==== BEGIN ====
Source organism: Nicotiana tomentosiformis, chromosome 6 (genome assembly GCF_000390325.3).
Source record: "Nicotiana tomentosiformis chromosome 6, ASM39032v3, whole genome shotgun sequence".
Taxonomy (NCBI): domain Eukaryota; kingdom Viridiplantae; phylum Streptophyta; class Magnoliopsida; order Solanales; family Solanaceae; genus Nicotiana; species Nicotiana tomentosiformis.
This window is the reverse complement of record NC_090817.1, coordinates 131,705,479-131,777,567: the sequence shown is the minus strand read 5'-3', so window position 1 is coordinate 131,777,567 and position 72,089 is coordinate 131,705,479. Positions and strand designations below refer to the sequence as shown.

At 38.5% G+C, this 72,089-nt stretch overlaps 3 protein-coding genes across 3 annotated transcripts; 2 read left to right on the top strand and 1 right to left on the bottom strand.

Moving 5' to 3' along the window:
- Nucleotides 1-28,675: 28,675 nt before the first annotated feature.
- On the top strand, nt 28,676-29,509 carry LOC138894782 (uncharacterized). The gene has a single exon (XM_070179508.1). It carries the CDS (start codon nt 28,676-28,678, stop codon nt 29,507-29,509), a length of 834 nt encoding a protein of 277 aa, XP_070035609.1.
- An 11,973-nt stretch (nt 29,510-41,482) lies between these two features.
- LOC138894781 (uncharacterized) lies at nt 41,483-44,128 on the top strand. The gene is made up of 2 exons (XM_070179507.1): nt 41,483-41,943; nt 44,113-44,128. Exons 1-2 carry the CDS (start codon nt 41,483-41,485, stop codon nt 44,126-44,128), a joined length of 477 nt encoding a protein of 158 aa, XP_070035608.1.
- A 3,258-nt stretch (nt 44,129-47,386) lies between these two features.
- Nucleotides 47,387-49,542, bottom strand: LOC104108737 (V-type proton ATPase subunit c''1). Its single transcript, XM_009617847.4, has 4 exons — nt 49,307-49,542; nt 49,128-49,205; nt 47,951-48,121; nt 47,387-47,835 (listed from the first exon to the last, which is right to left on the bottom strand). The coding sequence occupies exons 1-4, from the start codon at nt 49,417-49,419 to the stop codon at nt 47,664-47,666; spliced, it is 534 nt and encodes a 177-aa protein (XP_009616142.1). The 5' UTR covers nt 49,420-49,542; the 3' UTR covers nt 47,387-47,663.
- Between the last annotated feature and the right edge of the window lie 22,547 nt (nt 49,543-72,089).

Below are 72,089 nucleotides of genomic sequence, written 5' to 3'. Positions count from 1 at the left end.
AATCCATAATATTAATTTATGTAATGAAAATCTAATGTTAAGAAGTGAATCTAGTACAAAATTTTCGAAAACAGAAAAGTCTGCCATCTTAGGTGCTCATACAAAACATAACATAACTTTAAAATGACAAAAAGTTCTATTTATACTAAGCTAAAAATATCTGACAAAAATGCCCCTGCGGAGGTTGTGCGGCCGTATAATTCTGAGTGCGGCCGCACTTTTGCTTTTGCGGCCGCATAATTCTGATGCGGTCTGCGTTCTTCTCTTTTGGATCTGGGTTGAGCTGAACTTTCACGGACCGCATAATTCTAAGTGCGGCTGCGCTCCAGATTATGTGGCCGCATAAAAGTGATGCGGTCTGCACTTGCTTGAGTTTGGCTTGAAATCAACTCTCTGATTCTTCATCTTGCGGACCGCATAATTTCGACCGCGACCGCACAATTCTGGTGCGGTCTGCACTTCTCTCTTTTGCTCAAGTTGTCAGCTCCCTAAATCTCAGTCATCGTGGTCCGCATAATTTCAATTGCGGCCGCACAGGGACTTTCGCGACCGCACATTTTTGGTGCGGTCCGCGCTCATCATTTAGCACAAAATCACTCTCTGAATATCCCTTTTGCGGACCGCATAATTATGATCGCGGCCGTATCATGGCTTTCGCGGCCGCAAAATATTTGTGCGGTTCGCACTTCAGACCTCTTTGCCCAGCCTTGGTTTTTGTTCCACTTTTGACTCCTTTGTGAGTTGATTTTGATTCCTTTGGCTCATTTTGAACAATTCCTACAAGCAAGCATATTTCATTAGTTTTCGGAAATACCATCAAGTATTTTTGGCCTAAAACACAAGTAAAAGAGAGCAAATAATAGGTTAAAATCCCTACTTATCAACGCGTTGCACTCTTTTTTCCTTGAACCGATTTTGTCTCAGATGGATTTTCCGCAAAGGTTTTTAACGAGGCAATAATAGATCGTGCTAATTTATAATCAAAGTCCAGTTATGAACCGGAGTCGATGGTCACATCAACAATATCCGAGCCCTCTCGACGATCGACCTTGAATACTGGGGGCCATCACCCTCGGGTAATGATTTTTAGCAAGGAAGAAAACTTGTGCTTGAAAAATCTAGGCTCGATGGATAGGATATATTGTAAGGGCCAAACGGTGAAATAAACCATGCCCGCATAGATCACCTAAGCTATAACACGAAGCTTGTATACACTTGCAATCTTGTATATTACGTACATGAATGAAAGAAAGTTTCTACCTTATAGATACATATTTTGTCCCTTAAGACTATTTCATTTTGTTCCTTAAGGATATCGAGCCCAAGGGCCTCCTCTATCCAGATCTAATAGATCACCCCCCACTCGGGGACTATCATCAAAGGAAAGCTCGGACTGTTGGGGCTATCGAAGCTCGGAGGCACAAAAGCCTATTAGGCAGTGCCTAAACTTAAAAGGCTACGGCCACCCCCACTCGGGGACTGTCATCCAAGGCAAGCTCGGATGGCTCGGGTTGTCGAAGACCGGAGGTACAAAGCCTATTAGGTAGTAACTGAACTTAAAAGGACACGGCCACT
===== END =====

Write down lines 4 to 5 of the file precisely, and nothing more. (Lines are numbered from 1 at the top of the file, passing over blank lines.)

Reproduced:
This window is the reverse complement of record NC_090817.1, coordinates 131,705,479-131,777,567: the sequence shown is the minus strand read 5'-3', so window position 1 is coordinate 131,777,567 and position 72,089 is coordinate 131,705,479. Positions and strand designations below refer to the sequence as shown.

At 38.5% G+C, this 72,089-nt stretch overlaps 3 protein-coding genes across 3 annotated transcripts; 2 read left to right on the top strand and 1 right to left on the bottom strand.